As an international professional living and working in the United States, one of the first things on your mind is probably your family.
Perhaps you have brought them here to the United States for your international work assignment. You have enrolled them in school and you have joined a few play groups with American kids in your neighborhood.
When you arrived in the U.S. you said to yourself, "They are just kids. Kids are pretty strong. They adapt quickly. It should be easier for them than it will be for us, as adults."
But then you start to notice some strange things happening with your child. You should know the ways in which language shock might be affecting your child's adjustment to life and school in the U.S.
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Your Child and Language Shock | 5 Things You Should Know
1. Stress gets in the way: Linguist Stephen Krashen called it the "affective filter." Your child has a lot of barriers standing between him and mastery of the English language. Most of those barriers have more to do with feelings of stress, self-consciousness and fear of standing out than the actual language.
2. Anxiety creates a lack of motivation: Would you feel comfortable walking into a class where no one speaks your native language and you are lost 95% of the time? This is what your child is going through every day. It makes it hard to stay motivated to learn English.
3. The ignorance of others makes it worse: The parents of your child's friends or even your child's teacher might make comments that to them, seem innocent but for your child, could further derail his progress. Other kids in the class might make fun of your child. A lot of them may not have traveled abroad and will not understand why your child speaks English with a different accent.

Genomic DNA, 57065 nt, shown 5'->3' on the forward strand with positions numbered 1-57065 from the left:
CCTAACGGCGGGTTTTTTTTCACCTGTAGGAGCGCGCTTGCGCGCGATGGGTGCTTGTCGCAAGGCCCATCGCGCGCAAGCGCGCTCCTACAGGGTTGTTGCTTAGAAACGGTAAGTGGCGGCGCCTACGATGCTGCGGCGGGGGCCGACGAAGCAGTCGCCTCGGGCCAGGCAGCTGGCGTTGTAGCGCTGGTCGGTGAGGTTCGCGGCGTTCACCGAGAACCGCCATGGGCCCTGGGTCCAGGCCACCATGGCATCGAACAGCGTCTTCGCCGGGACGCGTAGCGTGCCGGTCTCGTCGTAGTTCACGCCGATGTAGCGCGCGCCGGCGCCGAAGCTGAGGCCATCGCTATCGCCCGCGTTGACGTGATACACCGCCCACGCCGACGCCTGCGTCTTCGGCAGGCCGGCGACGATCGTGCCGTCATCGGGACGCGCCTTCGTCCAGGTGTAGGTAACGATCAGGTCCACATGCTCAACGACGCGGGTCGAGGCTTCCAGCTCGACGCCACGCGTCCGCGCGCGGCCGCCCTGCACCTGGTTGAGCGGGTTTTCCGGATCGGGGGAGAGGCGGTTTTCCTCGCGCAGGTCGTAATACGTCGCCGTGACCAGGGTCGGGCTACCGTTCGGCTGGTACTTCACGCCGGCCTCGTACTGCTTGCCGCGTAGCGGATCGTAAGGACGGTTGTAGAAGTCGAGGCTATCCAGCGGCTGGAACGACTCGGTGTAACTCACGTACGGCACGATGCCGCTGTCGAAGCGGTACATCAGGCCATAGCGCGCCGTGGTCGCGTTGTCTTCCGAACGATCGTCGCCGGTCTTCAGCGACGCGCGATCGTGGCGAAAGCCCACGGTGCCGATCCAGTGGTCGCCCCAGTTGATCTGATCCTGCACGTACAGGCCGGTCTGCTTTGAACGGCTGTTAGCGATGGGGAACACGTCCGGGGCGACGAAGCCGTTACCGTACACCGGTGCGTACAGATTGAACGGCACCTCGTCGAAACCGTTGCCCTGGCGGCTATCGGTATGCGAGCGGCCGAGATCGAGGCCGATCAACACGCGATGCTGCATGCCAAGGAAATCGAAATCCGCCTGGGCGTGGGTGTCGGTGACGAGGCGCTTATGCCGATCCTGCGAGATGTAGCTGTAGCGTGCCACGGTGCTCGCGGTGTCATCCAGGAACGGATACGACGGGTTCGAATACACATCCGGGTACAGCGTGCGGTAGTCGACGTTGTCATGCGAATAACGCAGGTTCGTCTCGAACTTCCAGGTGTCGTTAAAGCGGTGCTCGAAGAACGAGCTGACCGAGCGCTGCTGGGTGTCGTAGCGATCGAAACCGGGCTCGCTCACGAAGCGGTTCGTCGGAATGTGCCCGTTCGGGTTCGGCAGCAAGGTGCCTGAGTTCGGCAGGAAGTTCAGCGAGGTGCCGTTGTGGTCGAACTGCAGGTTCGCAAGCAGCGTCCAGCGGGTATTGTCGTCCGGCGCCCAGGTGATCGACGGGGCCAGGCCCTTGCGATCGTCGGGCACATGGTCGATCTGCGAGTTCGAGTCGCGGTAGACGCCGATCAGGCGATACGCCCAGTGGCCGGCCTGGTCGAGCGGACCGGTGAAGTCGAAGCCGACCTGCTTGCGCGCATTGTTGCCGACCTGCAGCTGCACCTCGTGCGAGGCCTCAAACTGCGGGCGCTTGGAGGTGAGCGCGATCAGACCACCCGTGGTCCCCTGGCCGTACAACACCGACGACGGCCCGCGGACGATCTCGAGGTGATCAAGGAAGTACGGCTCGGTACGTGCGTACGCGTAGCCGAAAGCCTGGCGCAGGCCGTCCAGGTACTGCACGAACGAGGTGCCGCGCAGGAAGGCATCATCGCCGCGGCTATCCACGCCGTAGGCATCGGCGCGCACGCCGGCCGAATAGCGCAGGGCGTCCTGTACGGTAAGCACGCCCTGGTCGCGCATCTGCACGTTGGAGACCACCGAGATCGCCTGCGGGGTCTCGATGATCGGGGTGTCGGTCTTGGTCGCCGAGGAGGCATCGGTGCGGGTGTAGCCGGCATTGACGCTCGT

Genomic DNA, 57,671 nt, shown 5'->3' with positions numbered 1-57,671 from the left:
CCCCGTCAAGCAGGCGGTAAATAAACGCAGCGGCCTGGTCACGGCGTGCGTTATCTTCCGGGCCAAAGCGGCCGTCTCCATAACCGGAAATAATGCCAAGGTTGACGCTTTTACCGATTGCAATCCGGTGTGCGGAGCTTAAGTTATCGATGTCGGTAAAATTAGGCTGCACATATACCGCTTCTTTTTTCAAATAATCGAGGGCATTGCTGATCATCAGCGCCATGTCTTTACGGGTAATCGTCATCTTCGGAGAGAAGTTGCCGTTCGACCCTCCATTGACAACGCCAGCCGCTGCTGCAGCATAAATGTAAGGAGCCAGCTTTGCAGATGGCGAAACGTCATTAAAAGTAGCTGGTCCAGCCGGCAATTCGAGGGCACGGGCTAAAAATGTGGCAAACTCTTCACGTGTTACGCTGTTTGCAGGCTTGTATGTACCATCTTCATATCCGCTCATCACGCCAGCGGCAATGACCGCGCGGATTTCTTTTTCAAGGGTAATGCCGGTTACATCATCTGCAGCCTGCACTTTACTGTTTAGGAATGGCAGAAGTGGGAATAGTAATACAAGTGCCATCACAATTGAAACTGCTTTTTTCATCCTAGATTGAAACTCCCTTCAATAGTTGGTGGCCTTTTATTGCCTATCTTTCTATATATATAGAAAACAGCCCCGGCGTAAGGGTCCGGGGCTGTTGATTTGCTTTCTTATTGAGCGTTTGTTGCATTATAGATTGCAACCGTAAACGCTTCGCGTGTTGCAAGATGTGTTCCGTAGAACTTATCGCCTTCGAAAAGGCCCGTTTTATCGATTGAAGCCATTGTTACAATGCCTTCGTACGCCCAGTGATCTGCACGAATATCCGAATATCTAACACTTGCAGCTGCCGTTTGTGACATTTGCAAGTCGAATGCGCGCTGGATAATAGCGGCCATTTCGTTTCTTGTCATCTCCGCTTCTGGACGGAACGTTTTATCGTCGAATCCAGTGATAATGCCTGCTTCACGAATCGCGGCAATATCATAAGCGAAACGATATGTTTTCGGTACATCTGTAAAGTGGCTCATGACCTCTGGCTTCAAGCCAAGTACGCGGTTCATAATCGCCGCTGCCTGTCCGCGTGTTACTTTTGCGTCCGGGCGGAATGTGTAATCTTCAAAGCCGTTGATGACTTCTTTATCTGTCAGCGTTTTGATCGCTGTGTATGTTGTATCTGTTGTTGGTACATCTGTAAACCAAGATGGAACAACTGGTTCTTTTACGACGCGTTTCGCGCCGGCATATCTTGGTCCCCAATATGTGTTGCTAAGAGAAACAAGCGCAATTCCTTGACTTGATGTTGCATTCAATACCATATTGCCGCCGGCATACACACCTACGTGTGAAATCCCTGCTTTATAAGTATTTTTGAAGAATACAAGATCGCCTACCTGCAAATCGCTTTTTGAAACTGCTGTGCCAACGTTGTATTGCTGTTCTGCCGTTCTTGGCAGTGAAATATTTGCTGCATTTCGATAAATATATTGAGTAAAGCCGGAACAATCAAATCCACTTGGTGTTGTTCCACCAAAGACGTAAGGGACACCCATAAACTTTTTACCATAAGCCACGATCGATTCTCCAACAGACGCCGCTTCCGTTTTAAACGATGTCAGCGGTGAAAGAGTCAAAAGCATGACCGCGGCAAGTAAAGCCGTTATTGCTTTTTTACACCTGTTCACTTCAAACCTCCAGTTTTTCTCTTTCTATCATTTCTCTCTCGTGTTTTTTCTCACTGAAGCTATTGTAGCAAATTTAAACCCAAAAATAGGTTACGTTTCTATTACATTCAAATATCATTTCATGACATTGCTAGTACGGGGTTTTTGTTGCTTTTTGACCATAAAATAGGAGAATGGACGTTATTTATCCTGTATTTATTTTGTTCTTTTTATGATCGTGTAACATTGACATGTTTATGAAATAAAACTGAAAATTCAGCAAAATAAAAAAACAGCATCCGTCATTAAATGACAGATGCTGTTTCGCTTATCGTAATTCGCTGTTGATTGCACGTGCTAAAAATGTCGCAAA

4. Your child might pretend to understand when they don't: It is common for English learners of any age to pretend they understand what is going on when they actually do not. If adults do this, you can imagine that kids do it even more. As a child, it is often painful to stand out. So they pretend to "get it" when they don't.
5. Your child may be torn between his native language and English: At school, she undergoes teasing and ridicule because she doesn't speak English. At home, she hears her native language (Polish, Italian, Japanese, etc.) and is told she must not lose touch with her home culture. How does your child deal with this? She might reject her native language and take on English (verbal and non-verbal communication) as her new way of communicating.
Is your child struggling with any of these challenges? If so, check out our next post: 6 Ways to Help Your Child Succeed in the U.S.
Please share this post with other expatriate families that you know!
Source: Miller, P.C and Endo, H. (2004). Understanding and meeting the needs of ESL learners Phi Delta Kappan